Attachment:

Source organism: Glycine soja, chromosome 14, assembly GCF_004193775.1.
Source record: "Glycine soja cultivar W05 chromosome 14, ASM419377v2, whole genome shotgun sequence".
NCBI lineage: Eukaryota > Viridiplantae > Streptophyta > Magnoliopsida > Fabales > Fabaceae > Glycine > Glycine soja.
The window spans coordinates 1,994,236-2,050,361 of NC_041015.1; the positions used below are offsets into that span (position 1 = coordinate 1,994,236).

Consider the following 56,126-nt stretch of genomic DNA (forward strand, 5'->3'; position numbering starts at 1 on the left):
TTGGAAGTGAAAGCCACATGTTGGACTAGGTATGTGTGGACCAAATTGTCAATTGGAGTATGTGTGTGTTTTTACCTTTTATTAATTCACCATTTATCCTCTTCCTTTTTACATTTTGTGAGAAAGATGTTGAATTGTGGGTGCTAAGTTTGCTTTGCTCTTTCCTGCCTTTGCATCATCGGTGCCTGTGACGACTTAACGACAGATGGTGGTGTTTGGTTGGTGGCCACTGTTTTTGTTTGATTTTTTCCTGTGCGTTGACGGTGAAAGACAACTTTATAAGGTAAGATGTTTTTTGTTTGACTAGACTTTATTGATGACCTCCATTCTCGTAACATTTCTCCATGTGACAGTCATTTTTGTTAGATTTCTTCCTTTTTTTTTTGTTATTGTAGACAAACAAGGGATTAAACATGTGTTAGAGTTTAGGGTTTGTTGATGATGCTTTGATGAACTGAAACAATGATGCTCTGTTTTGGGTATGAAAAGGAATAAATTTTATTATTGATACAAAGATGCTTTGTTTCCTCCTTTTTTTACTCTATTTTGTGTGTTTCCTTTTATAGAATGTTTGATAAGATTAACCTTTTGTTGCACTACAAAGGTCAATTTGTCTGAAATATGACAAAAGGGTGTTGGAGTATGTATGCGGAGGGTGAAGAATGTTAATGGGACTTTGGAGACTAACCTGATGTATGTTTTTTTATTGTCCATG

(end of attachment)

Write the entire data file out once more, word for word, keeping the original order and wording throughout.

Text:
Source organism: Glycine soja, chromosome 14, assembly GCF_004193775.1.
Source record: "Glycine soja cultivar W05 chromosome 14, ASM419377v2, whole genome shotgun sequence".
NCBI lineage: Eukaryota > Viridiplantae > Streptophyta > Magnoliopsida > Fabales > Fabaceae > Glycine > Glycine soja.
The window spans coordinates 1,994,236-2,050,361 of NC_041015.1; the positions used below are offsets into that span (position 1 = coordinate 1,994,236).

Consider the following 56,126-nt stretch of genomic DNA (forward strand, 5'->3'; position numbering starts at 1 on the left):
TTGGAAGTGAAAGCCACATGTTGGACTAGGTATGTGTGGACCAAATTGTCAATTGGAGTATGTGTGTGTTTTTACCTTTTATTAATTCACCATTTATCCTCTTCCTTTTTACATTTTGTGAGAAAGATGTTGAATTGTGGGTGCTAAGTTTGCTTTGCTCTTTCCTGCCTTTGCATCATCGGTGCCTGTGACGACTTAACGACAGATGGTGGTGTTTGGTTGGTGGCCACTGTTTTTGTTTGATTTTTTCCTGTGCGTTGACGGTGAAAGACAACTTTATAAGGTAAGATGTTTTTTGTTTGACTAGACTTTATTGATGACCTCCATTCTCGTAACATTTCTCCATGTGACAGTCATTTTTGTTAGATTTCTTCCTTTTTTTTTTGTTATTGTAGACAAACAAGGGATTAAACATGTGTTAGAGTTTAGGGTTTGTTGATGATGCTTTGATGAACTGAAACAATGATGCTCTGTTTTGGGTATGAAAAGGAATAAATTTTATTATTGATACAAAGATGCTTTGTTTCCTCCTTTTTTTACTCTATTTTGTGTGTTTCCTTTTATAGAATGTTTGATAAGATTAACCTTTTGTTGCACTACAAAGGTCAATTTGTCTGAAATATGACAAAAGGGTGTTGGAGTATGTATGCGGAGGGTGAAGAATGTTAATGGGACTTTGGAGACTAACCTGATGTATGTTTTTTTATTGTCCATG